In the Department of Computer Science, the
new curriculum entered its second year with
major effects on other departmental courses.
The Department of Geophysics and Astronomy
completed arrangements to offer selected low-
enrolment senior courses in alternative years only, a move that will improve teaching efficiency
at little loss of flexibility to students and enable
the department to achieve a better balance between graduate and undergraduate instruction.
Unfortunately, funding was not available to
allow the faculty to implement some third- and
fourth-year courses in biology approved by
Senate in previous years.
Two motions approved at the March, 1978,
meeting of Senate are of interest in this section
of my report. The motions call for "annual
systematic, objective and cumulative evaluations" of faculty members and instructors and of
all undergraduate courses where it is practical
to do so, and for the annual evaluations to include teaching evaluation and for teaching
evaluation to be considered in reappointment,
promotion and tenure decisions.
UBC faculties will have the power to develop
and administer appropriate evaluation instruments and to decide on the timing for their
administration as the result of other motions
passed by Senate.
Research
12/The President's Report 1977-78
Research is a primary function and an essential component in the intellectual life of the
University of B.C. There are three reasons for
this.
• Faculty members have an obligation to
engage in the process of discovery that leads to
the creation of new knowledge.
• Teaching students is so directly linked to
research that a faculty member who engages in
scholarship is likely to be a far more effective
teacher than one who is not actively engaged in
scholarly activities.
• Canada is stronger as a result of research
carried on at universities. Accordingly, there is
an obligation for faculty members, where they
have the expertise, to assist in the solution of
problems facing the nation. Basic research
must, of course, remain the central focus of
university research.
The leading universities of the world have a
very strong research dimension. I am pleased to
report that UBC is rapidly becoming a leading
institution with a strong international reputation in the area of research.
I am not so sure, however, that the general
policies of the federal government in the area of
research funding are in keeping with the basic
needs of Canada. The nation's research and
development is threatened by unstable financing, as shown by the following facts.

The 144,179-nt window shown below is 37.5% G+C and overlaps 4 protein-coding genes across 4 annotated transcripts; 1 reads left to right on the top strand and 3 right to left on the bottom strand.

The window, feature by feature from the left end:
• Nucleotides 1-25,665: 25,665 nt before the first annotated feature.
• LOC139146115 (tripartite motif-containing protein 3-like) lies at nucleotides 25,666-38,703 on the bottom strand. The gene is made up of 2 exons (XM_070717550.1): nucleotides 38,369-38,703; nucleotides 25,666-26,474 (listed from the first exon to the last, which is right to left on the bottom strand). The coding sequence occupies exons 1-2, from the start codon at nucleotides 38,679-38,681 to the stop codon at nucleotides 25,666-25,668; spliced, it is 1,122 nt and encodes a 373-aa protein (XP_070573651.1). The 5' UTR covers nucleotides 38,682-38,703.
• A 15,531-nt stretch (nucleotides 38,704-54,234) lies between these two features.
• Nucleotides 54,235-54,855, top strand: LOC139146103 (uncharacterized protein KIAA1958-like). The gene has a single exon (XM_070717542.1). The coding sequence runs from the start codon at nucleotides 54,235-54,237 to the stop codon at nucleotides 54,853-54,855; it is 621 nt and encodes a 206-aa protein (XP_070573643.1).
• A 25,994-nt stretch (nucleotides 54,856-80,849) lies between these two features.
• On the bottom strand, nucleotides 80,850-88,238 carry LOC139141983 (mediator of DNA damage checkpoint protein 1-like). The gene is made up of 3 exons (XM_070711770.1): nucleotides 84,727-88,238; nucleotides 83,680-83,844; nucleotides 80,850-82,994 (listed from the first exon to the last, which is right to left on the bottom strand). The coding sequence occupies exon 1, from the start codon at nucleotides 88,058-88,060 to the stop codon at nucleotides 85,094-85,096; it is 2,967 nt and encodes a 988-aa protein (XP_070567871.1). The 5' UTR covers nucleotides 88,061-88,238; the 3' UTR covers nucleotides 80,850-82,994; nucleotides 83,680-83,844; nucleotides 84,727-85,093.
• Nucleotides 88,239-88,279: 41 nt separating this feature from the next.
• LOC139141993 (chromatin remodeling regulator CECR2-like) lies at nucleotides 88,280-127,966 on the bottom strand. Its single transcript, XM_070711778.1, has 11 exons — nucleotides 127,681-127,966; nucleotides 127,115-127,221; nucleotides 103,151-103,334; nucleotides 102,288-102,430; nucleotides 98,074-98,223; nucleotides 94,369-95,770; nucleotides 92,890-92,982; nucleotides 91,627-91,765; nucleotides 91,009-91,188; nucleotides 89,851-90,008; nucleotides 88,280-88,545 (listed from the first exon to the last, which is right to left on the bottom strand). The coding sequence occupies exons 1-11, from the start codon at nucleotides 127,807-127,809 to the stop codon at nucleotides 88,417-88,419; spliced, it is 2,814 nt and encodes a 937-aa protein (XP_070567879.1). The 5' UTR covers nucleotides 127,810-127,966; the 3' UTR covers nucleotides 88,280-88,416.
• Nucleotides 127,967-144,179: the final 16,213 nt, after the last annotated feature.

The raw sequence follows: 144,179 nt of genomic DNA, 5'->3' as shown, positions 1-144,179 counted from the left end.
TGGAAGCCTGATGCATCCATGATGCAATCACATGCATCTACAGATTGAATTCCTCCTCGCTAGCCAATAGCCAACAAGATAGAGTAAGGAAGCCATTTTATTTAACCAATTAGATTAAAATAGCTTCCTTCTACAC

• Since the start of this decade, federal funding of university research has declined by approximately five per cent in real terms.
• The federal government's research spending has decreased from 3.55 per cent of total
government spending in 1970 to 2.02 per cent in
1976. In 1978, however, government spending
on research did increase to 2.10 per cent.
• The ratio of expenditure on research and
development in the natural sciences to the gross
national product has declined from 1.21 per
cent in 1970 to 0.92 per cent in 1977. The comparable figure in the United States and West
Germany is approximately 2.5 per cent.
• Similarly, the ratio of national expenditure on research in the humanities and social
sciences to the gross national product has
droped from 0.15 per cent in 1971 to 0.12 per
cent in 1977.
Strong centres of university research have
been harmed by the decline in federal support.
Some research teams have had to be disbanded
and many young and talented researchers have
never been able to undertake careers for which
they have been trained as a result of the fund
shortage. In other cases, highly trained research
technicians, who are supported by annual
grants, have had to be let go. This short-sighted
policy was undertaken at a time when the need
for research to strengthen the long-term
development of our resources and lives was
never greater.
During the 1977-78 academic year there were
some hopeful signs for UBC and other Canadian universities. The three federal granting
councils were given budgetary increases almost
sufficient to offset the effects of inflation, and
two of them received an extra $8 million for
programs related to problems of national con- cern. The Natural Sciences and Engineering
Council and the Medical Research Council
received budget increases of $5 million and $3
million respectively. Hon. Judd Buchanan, the
Minister of State for Science and Technology,
also announced the federal government's intention to raise the proportion of the gross national
product spent on research and development
from 0.92 per cent to 1.5 per cent by 1983. This
commitment by the federal government is most
welcome.
In announcing this new federal objective, Mr.
Buchanan stressed that the government intends
to increase funding in the area of industrial
research and development, with more money
available for research in "areas of national concern."
While I welcome this federal initiative, I want
to sound two notes of caution. First, it seems
likely that money will be available for research
of an applied nature where the outcome will be
of immediate value to Canadian business and
industry. This is all well and good, but it fails to
acknowledge that applied science can only
thrive in an atmosphere where there is equal
emphasis on basic research. Without a sound